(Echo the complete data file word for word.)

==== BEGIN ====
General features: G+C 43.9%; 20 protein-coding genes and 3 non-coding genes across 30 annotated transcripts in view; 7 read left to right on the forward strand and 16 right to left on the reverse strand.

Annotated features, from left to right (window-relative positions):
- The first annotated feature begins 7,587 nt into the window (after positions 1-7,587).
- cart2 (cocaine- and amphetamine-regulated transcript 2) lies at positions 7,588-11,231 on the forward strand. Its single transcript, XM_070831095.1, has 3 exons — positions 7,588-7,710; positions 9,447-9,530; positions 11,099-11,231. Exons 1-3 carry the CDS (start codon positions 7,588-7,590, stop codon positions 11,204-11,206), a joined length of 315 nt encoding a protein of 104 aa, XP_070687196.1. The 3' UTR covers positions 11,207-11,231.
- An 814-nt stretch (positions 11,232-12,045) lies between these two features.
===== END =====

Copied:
General features: G+C 43.9%; 20 protein-coding genes and 3 non-coding genes across 30 annotated transcripts in view; 7 read left to right on the forward strand and 16 right to left on the reverse strand.

Annotated features, from left to right (window-relative positions):
- The first annotated feature begins 7,587 nt into the window (after positions 1-7,587).
- cart2 (cocaine- and amphetamine-regulated transcript 2) lies at positions 7,588-11,231 on the forward strand. Its single transcript, XM_070831095.1, has 3 exons — positions 7,588-7,710; positions 9,447-9,530; positions 11,099-11,231. Exons 1-3 carry the CDS (start codon positions 7,588-7,590, stop codon positions 11,204-11,206), a joined length of 315 nt encoding a protein of 104 aa, XP_070687196.1. The 3' UTR covers positions 11,207-11,231.
- An 814-nt stretch (positions 11,232-12,045) lies between these two features.